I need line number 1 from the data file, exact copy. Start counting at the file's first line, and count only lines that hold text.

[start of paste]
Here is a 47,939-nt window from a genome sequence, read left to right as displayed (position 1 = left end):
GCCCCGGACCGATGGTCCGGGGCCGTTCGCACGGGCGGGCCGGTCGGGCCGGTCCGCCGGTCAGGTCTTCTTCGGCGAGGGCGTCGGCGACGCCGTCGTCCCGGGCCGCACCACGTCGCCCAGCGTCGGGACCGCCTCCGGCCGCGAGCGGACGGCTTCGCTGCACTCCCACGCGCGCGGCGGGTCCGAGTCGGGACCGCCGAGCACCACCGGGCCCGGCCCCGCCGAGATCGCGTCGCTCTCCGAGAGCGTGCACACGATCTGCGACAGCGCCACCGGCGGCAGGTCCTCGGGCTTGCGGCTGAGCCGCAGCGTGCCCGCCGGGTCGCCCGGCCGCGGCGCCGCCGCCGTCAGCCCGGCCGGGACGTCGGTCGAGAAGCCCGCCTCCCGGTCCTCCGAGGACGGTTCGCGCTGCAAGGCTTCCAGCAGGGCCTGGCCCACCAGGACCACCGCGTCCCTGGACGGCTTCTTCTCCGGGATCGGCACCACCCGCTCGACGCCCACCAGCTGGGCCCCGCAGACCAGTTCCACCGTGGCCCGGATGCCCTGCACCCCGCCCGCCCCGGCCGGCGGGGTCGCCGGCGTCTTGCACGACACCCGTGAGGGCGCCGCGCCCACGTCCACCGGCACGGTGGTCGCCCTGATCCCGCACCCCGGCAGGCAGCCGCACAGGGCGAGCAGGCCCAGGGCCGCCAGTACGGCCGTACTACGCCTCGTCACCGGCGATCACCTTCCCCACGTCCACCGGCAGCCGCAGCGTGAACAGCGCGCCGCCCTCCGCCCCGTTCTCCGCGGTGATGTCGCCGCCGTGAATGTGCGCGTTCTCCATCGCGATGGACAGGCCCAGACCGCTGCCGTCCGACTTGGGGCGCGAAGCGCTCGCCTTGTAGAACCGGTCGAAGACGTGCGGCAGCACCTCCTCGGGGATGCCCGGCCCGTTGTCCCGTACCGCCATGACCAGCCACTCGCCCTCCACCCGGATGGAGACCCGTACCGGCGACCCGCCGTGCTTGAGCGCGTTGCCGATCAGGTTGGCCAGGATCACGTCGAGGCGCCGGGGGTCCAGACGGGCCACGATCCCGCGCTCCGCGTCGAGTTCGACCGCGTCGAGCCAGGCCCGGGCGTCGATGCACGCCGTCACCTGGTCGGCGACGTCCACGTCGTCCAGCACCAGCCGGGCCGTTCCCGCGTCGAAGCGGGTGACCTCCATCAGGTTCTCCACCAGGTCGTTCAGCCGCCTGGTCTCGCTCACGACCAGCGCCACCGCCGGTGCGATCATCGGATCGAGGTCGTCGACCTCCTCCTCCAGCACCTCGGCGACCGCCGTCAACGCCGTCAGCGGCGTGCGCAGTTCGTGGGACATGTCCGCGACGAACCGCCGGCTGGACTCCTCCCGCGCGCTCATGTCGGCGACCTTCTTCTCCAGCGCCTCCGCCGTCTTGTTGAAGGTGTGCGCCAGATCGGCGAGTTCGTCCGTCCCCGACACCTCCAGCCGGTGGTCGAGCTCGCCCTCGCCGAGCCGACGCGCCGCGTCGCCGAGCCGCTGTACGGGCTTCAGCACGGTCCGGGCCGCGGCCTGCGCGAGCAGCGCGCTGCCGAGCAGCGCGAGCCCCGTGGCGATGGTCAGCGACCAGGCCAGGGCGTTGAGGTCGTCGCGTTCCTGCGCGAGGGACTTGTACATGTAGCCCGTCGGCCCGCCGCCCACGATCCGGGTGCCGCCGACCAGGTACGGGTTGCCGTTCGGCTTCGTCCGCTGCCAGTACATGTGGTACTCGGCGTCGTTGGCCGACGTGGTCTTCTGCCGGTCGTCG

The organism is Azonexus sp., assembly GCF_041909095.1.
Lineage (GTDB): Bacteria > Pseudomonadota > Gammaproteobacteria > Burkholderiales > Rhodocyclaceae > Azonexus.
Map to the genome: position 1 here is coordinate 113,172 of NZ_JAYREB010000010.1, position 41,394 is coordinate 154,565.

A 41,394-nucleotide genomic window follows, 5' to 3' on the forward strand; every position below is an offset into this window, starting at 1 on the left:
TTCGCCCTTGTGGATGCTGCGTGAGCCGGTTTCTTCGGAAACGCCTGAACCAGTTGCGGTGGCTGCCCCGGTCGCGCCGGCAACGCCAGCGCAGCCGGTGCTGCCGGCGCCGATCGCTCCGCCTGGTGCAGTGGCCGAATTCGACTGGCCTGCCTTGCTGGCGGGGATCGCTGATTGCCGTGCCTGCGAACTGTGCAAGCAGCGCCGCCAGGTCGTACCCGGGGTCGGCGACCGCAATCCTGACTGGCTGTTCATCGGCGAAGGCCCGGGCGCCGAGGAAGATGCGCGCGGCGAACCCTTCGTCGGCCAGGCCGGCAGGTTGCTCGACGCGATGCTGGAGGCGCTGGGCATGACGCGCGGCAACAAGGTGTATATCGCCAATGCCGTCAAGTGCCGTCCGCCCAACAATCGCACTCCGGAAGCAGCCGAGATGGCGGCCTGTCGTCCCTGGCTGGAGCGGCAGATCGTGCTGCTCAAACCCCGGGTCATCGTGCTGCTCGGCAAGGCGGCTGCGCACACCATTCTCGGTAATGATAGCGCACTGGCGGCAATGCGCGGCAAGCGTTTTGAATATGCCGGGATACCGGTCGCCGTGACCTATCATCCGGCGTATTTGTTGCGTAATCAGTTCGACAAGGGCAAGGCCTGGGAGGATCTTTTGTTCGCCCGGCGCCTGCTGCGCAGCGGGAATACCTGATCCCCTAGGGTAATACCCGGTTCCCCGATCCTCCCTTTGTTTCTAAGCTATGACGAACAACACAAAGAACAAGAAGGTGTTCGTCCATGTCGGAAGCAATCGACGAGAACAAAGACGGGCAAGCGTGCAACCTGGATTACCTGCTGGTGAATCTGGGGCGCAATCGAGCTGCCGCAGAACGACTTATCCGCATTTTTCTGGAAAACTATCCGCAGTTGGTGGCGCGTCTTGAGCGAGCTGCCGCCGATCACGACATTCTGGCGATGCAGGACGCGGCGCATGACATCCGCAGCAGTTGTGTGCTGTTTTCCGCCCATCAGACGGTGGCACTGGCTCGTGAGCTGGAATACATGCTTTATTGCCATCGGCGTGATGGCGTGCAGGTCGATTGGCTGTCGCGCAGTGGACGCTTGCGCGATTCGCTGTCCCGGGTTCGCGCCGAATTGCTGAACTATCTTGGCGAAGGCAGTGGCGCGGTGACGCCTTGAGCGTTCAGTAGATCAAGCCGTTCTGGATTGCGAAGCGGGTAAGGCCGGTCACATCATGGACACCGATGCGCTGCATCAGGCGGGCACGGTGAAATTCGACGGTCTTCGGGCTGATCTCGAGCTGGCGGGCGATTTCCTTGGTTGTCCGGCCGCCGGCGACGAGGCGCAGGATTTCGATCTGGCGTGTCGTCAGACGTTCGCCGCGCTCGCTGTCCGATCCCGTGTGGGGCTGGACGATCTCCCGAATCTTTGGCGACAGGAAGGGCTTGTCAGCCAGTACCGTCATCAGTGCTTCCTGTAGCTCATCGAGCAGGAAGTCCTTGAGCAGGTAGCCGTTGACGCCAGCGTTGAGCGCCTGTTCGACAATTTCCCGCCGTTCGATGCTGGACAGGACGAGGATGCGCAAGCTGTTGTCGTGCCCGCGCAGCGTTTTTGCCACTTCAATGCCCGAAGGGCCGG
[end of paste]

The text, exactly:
Here is a 47,939-nt window from a genome sequence, read left to right as displayed (position 1 = left end):